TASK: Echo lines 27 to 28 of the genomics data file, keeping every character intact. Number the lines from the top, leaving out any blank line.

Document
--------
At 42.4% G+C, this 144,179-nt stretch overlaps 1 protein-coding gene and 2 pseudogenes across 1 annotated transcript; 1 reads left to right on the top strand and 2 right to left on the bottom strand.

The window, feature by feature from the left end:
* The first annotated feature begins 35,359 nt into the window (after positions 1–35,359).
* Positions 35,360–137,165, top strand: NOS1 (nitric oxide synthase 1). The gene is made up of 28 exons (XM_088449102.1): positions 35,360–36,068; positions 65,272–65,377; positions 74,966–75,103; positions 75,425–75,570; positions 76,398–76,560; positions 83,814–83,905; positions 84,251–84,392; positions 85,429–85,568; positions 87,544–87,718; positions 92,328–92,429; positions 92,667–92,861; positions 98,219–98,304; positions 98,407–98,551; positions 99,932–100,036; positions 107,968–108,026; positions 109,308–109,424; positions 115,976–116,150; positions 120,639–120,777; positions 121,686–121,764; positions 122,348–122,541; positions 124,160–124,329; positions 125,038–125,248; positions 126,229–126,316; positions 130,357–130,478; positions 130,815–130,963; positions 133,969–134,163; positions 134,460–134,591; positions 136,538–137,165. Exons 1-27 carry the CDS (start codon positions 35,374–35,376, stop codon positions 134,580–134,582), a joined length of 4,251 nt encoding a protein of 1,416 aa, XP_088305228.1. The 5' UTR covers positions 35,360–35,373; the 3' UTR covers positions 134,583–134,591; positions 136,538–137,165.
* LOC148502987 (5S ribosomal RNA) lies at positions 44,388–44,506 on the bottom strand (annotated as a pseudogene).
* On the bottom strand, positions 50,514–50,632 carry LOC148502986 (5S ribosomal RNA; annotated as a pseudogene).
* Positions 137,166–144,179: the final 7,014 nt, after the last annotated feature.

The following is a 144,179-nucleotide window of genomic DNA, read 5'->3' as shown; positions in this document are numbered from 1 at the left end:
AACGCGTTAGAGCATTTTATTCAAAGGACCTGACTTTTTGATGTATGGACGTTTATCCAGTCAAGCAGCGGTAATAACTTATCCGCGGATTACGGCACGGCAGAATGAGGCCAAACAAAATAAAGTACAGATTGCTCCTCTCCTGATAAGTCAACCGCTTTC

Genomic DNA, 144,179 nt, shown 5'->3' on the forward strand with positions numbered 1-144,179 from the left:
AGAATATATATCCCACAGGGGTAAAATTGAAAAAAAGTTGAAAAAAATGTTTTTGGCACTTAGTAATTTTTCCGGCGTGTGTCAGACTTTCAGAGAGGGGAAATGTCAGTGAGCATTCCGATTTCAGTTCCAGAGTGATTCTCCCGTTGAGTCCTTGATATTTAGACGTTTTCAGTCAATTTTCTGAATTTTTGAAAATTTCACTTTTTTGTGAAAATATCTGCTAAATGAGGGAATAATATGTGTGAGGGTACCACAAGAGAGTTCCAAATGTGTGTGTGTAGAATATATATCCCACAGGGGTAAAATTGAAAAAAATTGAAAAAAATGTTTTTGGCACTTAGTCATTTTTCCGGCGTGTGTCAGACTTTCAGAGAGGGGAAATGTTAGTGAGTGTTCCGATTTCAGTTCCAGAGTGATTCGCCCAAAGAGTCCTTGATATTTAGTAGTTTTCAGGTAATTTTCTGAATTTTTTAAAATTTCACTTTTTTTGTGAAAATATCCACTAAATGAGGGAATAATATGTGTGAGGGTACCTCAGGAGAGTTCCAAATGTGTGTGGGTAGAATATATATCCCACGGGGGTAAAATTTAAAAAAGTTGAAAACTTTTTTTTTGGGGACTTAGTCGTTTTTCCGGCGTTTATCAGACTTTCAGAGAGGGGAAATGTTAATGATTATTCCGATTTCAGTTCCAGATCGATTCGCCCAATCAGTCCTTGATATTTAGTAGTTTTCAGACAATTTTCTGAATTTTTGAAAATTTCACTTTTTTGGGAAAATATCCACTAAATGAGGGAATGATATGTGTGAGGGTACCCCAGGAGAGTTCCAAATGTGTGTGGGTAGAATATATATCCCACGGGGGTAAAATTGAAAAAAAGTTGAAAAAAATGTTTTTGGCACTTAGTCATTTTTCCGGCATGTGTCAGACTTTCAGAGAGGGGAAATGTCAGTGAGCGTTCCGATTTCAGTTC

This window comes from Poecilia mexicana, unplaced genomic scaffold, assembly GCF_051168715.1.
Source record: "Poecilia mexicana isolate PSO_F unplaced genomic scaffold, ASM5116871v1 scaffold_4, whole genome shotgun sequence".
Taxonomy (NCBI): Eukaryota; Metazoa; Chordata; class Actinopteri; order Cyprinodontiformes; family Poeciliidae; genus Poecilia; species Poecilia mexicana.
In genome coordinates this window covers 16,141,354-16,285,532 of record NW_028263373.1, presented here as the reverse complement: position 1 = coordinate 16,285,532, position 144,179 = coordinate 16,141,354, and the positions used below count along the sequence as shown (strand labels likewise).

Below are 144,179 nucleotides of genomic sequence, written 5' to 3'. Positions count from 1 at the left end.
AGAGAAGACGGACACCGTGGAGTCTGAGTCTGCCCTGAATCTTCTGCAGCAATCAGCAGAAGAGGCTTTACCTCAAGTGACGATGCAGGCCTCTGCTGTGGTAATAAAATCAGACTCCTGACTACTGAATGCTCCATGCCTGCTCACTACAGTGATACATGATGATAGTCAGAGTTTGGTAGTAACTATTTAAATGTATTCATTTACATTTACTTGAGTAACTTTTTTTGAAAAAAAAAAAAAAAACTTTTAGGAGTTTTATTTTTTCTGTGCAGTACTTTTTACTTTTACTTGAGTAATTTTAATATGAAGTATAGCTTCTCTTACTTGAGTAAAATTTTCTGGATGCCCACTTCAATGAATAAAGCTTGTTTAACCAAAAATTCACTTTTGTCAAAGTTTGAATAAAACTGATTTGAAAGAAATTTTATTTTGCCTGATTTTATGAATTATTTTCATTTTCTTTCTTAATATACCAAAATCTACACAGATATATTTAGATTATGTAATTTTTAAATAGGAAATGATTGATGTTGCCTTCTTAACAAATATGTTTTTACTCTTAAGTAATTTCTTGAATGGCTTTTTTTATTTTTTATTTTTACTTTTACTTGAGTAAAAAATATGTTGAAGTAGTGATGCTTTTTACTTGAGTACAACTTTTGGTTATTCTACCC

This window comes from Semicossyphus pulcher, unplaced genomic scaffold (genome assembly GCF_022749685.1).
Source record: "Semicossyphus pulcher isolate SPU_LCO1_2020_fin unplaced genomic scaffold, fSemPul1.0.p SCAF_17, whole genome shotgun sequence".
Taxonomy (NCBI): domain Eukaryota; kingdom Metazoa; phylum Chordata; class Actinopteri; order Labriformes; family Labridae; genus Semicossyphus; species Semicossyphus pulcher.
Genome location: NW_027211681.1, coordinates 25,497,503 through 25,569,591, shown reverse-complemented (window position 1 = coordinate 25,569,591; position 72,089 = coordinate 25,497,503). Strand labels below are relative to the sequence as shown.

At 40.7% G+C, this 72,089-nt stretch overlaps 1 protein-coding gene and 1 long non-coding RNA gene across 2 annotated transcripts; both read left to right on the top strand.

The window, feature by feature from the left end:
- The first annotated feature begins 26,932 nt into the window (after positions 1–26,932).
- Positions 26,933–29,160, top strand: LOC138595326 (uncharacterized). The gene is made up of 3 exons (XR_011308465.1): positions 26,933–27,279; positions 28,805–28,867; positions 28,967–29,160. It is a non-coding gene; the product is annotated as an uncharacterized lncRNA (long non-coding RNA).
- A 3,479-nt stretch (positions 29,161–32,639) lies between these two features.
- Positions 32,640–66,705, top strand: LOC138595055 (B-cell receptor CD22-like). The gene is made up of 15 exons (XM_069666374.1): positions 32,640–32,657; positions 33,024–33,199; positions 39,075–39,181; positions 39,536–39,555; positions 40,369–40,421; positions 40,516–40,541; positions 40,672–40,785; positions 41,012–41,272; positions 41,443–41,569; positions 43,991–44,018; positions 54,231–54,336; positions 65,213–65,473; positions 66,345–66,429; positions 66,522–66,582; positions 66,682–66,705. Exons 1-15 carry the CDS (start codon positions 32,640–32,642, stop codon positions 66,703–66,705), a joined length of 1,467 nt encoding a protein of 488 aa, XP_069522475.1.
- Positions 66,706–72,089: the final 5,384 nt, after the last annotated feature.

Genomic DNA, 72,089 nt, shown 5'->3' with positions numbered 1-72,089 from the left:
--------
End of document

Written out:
- Positions 32,640–66,705, top strand: LOC138595055 (B-cell receptor CD22-like). The gene is made up of 15 exons (XM_069666374.1): positions 32,640–32,657; positions 33,024–33,199; positions 39,075–39,181; positions 39,536–39,555; positions 40,369–40,421; positions 40,516–40,541; positions 40,672–40,785; positions 41,012–41,272; positions 41,443–41,569; positions 43,991–44,018; positions 54,231–54,336; positions 65,213–65,473; positions 66,345–66,429; positions 66,522–66,582; positions 66,682–66,705. Exons 1-15 carry the CDS (start codon positions 32,640–32,642, stop codon positions 66,703–66,705), a joined length of 1,467 nt encoding a protein of 488 aa, XP_069522475.1.
- Positions 66,706–72,089: the final 5,384 nt, after the last annotated feature.